Finally, the story of the kids’ channel that was made by kids and for kids. The Orange Years: The Nickelodeon Story details the strategies and practices used to create one of the strangest and most original TV channels of all time. Home to some of the most thematically dark and sometimes outright surreal cartoons and shows, Nickelodeon is known for shaping young minds into creative and realistic thinkers due to its no-BS approach to entertaining kids.

Director(s): Scott Barber, Adam Sweeney
Runtime: 102 minutes
IMDb Rating: 7.7

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Zappa (2020)

Frank Zappa in the 2020 documentary "Zappa."

Unstoppable, unpredictable, unusual, unbounded, and underestimated, Frank Zappa is known as all of these things and more. He was also labeled A Modernist Mozart Who Happened to Be a Rock Star by Rolling Stone. Zappa is a deep look at never-before-seen footage of the life and times of this icon, adventuring deeply into the many bodies of water he waded into — including a time where he considered running for president.

Director: Alex Winter
Runtime: 129 minutes
IMDb Rating: 7.6

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The Donut King (2020)

Ted “The Donut King” Ngoy and his donut shop.

A moving, quirky, and honest documentary of a man who was widely recognized for achieving the American Dream (so much so that the POTUS at the time awarded him with a related medal), The Donut King is everything you’d want out of a documentary and more. Ted “The Donut King” Ngoy moves to America and starts a multi-million-dollar donut industry in California while also sponsoring and supporting over a hundred Cambodian families immigrating to the U.S., but he faced humanistic flaws and addictions to gambling and greed that ultimately condemned the business.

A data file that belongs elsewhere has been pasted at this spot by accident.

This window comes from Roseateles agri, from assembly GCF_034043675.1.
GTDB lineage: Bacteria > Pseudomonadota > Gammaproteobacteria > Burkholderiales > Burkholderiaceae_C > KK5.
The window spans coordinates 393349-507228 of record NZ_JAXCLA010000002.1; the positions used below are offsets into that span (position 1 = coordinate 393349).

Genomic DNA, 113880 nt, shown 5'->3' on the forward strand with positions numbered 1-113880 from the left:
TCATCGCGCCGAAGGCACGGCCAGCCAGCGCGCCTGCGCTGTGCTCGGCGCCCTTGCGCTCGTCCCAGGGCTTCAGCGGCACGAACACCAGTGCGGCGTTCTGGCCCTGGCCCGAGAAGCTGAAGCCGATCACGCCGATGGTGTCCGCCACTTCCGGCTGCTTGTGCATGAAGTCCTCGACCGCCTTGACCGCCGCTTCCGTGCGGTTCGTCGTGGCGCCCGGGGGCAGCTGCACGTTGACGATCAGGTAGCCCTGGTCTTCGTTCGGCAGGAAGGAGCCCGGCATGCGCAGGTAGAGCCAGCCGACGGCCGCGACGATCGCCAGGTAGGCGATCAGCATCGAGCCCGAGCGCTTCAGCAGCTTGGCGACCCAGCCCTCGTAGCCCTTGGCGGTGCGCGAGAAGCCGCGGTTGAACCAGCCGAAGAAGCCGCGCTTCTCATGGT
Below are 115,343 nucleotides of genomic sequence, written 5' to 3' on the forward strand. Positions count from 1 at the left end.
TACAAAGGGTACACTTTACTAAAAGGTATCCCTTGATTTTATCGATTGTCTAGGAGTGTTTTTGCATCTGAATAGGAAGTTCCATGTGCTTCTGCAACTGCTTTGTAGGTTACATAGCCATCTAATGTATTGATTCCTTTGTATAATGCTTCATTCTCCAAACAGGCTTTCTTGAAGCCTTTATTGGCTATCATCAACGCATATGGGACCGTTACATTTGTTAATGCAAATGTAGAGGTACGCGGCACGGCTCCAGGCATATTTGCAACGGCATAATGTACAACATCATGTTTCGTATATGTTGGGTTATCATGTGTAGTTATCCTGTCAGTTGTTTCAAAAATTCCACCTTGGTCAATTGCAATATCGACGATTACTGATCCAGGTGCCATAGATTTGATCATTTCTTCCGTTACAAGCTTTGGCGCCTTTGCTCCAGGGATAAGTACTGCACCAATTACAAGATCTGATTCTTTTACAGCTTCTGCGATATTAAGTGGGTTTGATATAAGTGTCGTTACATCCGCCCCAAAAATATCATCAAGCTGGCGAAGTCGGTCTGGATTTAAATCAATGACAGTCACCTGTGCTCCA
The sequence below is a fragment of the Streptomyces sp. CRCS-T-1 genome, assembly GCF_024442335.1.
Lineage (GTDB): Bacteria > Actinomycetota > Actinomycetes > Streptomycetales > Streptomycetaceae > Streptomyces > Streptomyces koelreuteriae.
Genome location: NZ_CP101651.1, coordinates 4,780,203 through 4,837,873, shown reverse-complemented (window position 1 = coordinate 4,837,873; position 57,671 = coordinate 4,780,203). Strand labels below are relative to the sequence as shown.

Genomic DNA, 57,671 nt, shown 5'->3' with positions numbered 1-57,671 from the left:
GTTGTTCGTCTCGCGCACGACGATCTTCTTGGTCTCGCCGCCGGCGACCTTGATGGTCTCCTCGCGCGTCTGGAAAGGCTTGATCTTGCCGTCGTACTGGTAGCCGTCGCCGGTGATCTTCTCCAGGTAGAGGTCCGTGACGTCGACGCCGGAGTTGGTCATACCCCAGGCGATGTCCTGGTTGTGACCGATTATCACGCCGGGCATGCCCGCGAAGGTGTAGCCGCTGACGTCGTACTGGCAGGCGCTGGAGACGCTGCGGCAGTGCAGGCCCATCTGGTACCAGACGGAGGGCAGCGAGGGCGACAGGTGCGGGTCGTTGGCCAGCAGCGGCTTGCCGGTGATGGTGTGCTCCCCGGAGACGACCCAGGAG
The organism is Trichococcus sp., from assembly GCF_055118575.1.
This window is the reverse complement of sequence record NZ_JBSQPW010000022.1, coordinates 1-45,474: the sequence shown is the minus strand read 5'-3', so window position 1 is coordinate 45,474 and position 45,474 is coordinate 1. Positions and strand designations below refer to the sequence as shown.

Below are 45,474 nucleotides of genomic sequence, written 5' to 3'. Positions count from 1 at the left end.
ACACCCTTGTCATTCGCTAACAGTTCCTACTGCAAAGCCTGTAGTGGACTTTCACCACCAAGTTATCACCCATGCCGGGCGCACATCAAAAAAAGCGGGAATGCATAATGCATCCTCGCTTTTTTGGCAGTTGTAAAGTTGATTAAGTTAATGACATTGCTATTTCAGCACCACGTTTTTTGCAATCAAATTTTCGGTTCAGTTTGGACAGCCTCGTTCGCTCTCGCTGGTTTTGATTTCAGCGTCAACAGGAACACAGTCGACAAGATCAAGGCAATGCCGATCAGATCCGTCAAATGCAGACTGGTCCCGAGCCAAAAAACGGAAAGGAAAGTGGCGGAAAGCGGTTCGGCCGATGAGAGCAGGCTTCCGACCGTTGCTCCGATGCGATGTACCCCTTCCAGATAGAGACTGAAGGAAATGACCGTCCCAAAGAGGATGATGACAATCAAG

Director: Alice Gu
Runtime: 90 minutes
IMDb Rating: 7.1

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WeWork: Or the Making and Breaking of a $47 Billion Unicorn (2021)

A still from the 2021 documentary "WeWork: Or the Making and Breaking of a $47 Billion Unicorn."

Overall a documentary about a propaganda-driven business cult, WeWork: Or the Making and Breaking of a $47 Billion Unicorn details the rise and quick fall of a messianic businessman named Adam Neumann. Fueled by an exploding $4 billion startup from an overseas investor, WeWork was somewhere between media super-conglomerate and overfunded frat party, all colliding until its inevitable crash-landing into bankruptcy. This is the story of all the disillusioned employees who thought they were going to change the world for the better.

Director: Jed Rothstein
Runtime: 104 minutes
IMDb Rating: 6.6

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Skin: A History of Nudity in the Movies (2020)

A still from the 2020 documentary "Skin: A History of Nudity in the Movies."

A multifaceted contrast between censorship with cinema, gender equality with physical expectations, and overall freedom of expression, Skin goes over it all to take us to where we are today. America’s cinematic history began with the censorship of nudity in films and television, and tracing back the history and milestones in body acceptance is always interesting, especially if you’re a fan of the movies.

Director: Danny Wolf
Runtime: 130 minutes
IMDb Rating: 6.8

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Hail Satan? (2019)

Jex Blackmore in the 2019 documentary "Hail Satan?".

Most people will not react too well if you tell them you’re a Satanist (even after watching this documentary), but learning more about the moral values and what it stands for can really open up your mind to a variety of outlooks. Hail Satan? is a deep look into the controversy and the systemic flaws of Satanism, starting all the way back from its birth in pop culture as a counter to political and religious oppression to its eventual downfall due to some extremists and clumsy leadership.

Director: Penny Lane
Runtime: 95 minutes
IMDb Rating: 7.3